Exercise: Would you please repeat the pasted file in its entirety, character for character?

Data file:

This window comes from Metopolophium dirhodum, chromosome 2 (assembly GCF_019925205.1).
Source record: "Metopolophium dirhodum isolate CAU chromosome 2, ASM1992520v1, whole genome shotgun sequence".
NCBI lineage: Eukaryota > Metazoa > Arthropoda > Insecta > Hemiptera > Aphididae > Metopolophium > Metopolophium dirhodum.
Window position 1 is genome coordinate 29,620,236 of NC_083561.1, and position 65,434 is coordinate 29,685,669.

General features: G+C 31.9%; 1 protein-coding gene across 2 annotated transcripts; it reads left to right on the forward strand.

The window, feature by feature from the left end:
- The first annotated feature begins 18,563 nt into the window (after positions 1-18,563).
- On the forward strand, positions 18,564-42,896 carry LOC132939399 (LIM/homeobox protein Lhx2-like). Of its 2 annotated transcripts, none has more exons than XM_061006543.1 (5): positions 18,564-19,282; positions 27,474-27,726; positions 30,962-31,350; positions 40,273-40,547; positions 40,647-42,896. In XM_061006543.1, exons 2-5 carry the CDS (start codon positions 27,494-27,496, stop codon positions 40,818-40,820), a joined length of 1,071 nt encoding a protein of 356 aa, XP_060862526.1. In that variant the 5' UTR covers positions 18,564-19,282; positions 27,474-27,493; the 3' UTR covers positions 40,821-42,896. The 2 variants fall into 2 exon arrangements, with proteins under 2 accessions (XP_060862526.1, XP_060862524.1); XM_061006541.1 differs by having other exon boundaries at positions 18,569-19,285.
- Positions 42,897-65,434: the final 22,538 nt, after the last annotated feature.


This window comes from Metopolophium dirhodum, chromosome 2 (assembly GCF_019925205.1).
Source record: "Metopolophium dirhodum isolate CAU chromosome 2, ASM1992520v1, whole genome shotgun sequence".
NCBI lineage: Eukaryota > Metazoa > Arthropoda > Insecta > Hemiptera > Aphididae > Metopolophium > Metopolophium dirhodum.
Window position 1 is genome coordinate 29,620,236 of NC_083561.1, and position 65,434 is coordinate 29,685,669.

General features: G+C 31.9%; 1 protein-coding gene across 2 annotated transcripts; it reads left to right on the forward strand.

The window, feature by feature from the left end:
- The first annotated feature begins 18,563 nt into the window (after positions 1-18,563).
- On the forward strand, positions 18,564-42,896 carry LOC132939399 (LIM/homeobox protein Lhx2-like). Of its 2 annotated transcripts, none has more exons than XM_061006543.1 (5): positions 18,564-19,282; positions 27,474-27,726; positions 30,962-31,350; positions 40,273-40,547; positions 40,647-42,896. In XM_061006543.1, exons 2-5 carry the CDS (start codon positions 27,494-27,496, stop codon positions 40,818-40,820), a joined length of 1,071 nt encoding a protein of 356 aa, XP_060862526.1. In that variant the 5' UTR covers positions 18,564-19,282; positions 27,474-27,493; the 3' UTR covers positions 40,821-42,896. The 2 variants fall into 2 exon arrangements, with proteins under 2 accessions (XP_060862526.1, XP_060862524.1); XM_061006541.1 differs by having other exon boundaries at positions 18,569-19,285.
- Positions 42,897-65,434: the final 22,538 nt, after the last annotated feature.